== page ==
If you want your kids to do something fun yet educational this summer, consider Steve & Kate’s Camp, which has 40 locations around the country. Each camp has 5 creative studios:
- A coding studio where kids use robotics and custom-built apps to learn about electrical circuits.
- A music studio where kids learn how to create and record music and spin records like a DJ.
- A film studio where kids learn filmmaking techniques, in addition to editing videos.
- A fashion studio where kids learn to sew by hand or machine to create shirts, hats, dresses, or whatever they can imagine.
- A bread making studio where kids learn how to mix, knead, rise, add spices, and bake.
But, there’s something else that sets Steve and Kate’s Camp apart from other camps. Mike Saperstine, a partner at Steve & Kate’s Camp, says, “When we ask campers what they like most about the camp, the answer, overwhelmingly, is that they like Steve & Kate’s because they feel free.” While the activities have changed over the course of 38 years, Saperstein says campers continue to love the level of freedom and flexibility offered by the camp.
“The fundamental value of trusting kids to choose for themselves is the single most important part of our camp.” Saperstein says kids tell them that they like having the freedom to make their own choices. “It’s been our observation over 37 years that what is learned through kids experimenting at their own pace while having access to learning tools is profoundly different than going through a lesson plan.”
This type of setting provides a different type of experience. “Children are more invested, more creative, and learn intangible things, like to trust themselves and gain confidence in their ability to figure things out.”
And parents also love the flexibility of Steve & Kate’s compared to traditional camps. “They love the fact that they can buy any number of day passes, use them anytime, and get full automatic refunds for any leftover passes at the end of summer,” Saperstine explains. As a result, kids can be enrolled for a day, a week, a month, or whatever fits the family’s schedule.
This year, Circuit Cubes joins the camp. Nate MacDonald is the president and CEO of Circuit Cubes. He tells HER Magazine, “Circuit Cubes are electronic building blocks that teach kids the basics of circuitry while they are engaged in creative STEM play.” The cubes can be used in a variety of applications. “Kids learn how to complete circuits to light an LED, power a geared motor, and how serial and parallel circuits create different effects in their projects.” Since Circuit Cubes can be integrated with LEGOs, the possibilities are endless.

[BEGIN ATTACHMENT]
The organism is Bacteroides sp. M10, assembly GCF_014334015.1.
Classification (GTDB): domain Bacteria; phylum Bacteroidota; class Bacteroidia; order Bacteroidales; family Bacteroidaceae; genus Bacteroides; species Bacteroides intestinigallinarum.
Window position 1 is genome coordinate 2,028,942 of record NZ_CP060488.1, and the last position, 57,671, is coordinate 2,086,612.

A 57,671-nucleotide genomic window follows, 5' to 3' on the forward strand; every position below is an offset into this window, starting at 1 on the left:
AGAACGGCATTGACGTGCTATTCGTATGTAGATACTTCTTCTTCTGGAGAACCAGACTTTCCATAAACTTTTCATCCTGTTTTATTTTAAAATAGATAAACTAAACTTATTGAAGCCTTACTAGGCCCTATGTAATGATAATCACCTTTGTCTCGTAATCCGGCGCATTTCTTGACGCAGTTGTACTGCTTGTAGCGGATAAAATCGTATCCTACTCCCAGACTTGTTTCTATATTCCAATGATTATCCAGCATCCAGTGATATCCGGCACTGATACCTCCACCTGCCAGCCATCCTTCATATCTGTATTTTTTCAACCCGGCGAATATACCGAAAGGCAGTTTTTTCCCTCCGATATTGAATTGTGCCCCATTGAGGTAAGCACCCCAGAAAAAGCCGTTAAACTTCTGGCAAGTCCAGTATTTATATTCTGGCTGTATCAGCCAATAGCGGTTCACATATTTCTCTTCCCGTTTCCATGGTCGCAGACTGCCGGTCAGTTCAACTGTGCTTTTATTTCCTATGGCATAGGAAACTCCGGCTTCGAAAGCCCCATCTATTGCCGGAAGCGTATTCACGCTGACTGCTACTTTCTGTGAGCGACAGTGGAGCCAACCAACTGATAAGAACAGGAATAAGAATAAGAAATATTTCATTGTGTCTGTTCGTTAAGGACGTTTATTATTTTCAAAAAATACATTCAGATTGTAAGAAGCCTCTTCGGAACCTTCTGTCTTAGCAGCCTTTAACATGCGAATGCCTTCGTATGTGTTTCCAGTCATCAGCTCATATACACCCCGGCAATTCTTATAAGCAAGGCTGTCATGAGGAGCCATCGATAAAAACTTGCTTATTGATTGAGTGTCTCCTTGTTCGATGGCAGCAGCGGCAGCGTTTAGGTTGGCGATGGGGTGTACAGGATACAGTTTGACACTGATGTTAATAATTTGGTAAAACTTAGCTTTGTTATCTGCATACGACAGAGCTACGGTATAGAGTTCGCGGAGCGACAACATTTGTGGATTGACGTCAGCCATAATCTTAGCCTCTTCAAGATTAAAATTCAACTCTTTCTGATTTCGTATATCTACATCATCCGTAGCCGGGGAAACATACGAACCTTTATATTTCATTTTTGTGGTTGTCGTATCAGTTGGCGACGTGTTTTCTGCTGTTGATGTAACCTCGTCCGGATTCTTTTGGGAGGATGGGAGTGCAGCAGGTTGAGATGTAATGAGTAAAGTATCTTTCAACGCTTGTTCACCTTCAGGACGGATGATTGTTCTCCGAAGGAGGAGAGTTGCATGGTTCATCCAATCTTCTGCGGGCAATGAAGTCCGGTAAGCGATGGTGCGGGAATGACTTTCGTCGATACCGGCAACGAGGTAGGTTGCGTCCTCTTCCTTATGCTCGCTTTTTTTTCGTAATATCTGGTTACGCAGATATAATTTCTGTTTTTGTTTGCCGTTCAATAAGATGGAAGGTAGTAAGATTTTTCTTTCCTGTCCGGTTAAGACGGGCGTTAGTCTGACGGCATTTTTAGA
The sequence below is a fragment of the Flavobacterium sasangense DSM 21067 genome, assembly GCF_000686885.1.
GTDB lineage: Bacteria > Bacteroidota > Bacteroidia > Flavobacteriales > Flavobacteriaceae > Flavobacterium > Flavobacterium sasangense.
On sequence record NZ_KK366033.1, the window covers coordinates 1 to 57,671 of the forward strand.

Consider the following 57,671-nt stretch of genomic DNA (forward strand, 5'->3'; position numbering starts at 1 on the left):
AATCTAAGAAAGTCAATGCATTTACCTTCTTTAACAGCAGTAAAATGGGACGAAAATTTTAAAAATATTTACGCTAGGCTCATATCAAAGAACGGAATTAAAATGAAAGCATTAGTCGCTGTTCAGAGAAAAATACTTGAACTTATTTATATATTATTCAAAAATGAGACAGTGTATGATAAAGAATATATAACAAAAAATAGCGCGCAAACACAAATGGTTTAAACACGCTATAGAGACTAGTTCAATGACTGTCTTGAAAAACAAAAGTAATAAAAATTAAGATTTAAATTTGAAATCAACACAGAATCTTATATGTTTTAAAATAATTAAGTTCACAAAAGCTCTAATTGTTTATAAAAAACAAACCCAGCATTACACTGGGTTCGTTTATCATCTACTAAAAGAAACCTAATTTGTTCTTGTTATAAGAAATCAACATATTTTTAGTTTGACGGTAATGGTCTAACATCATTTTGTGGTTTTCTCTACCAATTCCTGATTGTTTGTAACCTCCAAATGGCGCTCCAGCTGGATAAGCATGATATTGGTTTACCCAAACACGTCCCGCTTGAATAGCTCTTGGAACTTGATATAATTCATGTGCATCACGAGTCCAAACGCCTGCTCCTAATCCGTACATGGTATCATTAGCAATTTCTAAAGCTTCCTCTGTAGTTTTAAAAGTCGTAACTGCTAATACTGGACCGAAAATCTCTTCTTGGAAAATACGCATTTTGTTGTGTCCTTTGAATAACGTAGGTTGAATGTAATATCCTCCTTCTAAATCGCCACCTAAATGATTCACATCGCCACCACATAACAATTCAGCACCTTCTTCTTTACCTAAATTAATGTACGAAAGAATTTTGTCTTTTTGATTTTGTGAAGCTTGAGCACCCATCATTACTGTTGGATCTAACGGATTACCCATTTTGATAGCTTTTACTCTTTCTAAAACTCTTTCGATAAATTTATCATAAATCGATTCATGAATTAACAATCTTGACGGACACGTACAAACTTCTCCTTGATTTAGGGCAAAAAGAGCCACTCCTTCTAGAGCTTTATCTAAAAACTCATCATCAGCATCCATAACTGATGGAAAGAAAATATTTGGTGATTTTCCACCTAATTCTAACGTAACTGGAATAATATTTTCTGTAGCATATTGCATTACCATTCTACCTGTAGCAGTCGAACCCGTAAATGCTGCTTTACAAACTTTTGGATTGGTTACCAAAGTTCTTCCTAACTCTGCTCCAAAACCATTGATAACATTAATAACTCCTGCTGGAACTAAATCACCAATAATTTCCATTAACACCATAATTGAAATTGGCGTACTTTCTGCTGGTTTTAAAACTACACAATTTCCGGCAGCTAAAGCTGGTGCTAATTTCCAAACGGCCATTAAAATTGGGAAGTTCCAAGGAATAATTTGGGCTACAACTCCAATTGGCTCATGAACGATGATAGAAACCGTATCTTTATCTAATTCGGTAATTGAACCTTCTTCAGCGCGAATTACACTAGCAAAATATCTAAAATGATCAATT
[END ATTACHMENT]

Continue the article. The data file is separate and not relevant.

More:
MacDonald was drawn to Steve & Kate’s because the kids are allowed to explore and be creative. “Kids are completely in charge of what they create while playing with Circuit Cubes, which contributes to the camp’s environment of encouraging the natural ways that kids learn.”
Currently, the kids can use the parts and materials to build four projects:
- The Scribblebot plays with chance and physics to help kids make cool art pieces. They learn to control the bot as they use it, gradually understanding its mechanics while they have fun.
- The hand-cranked flashlight is a sneaky fun way to teach how electricity actually works, as the LED will only turn on when kids spin the wheel in a certain direction; it doesn’t work in both directions. We’ve found that kids will experiment with the different directions to figure out which is the correct way to make their flashlight turn on.
- Our DIY race car project uses all three Cubes (Motor, Battery, and LED) to create a base vehicle chassis that can be modified as the young maker wants depending on his or her imagination that day.
- The gobo spotlight uses an LED Cube and Battery Cube to shine a light through images that kids draw or stencil on themselves. The light can be projected onto a wall — just like when Batman’s ready to save Gotham City!
Macdonald says that Circuit Cubes are ideally for kids between the ages of 5-12, but he’s discovered that regardless of age, everyone seems to enjoy tinkering with them.
The camps are thoughtfully designed for maximum effectiveness. “When choosing activities, we aim to have a balance of indoor, outdoor, mellow and high energy activities,” Saperstine explains. In addition to the 5 creative studios, campers can also choose to participate in indoor and outdoor play like game rooms, blocks, sports, and imaginative play.
In addition to the regular offerings, Steve and Kate’s also springs a few surprises on the campers. “Each day, we bring out special equipment meant to dazzle the kids and give them a chance to play with the equipment they may not otherwise get to play with,” Saperstine explains. “In our line up, we have things like Zorbs (inflatable hamster wheels), water slides, inflatable soccer stadiums and Actev smart-kart (go-karts).”
Steve & Kate’s also has a mentorship program for kids that are too old to be campers, but too young to serve as counselors. Saperstine says they wanted to understand what teenagers considered to be important, and discovered that they wanted the camp experiences, but also wanted to develop leadership and other skills. “So, we developed a mentorship program in which teens get mentored by our counselors on some of the important lessons in being a good leader like empathy and understanding various situations.”
The teens help younger campers, which provides an opportunity to practice what they’ve learned. But, Saperstine says, “Their days are wide open though, so whenever they want to make a beat with their friends in the music studio, they are welcome to at any time!”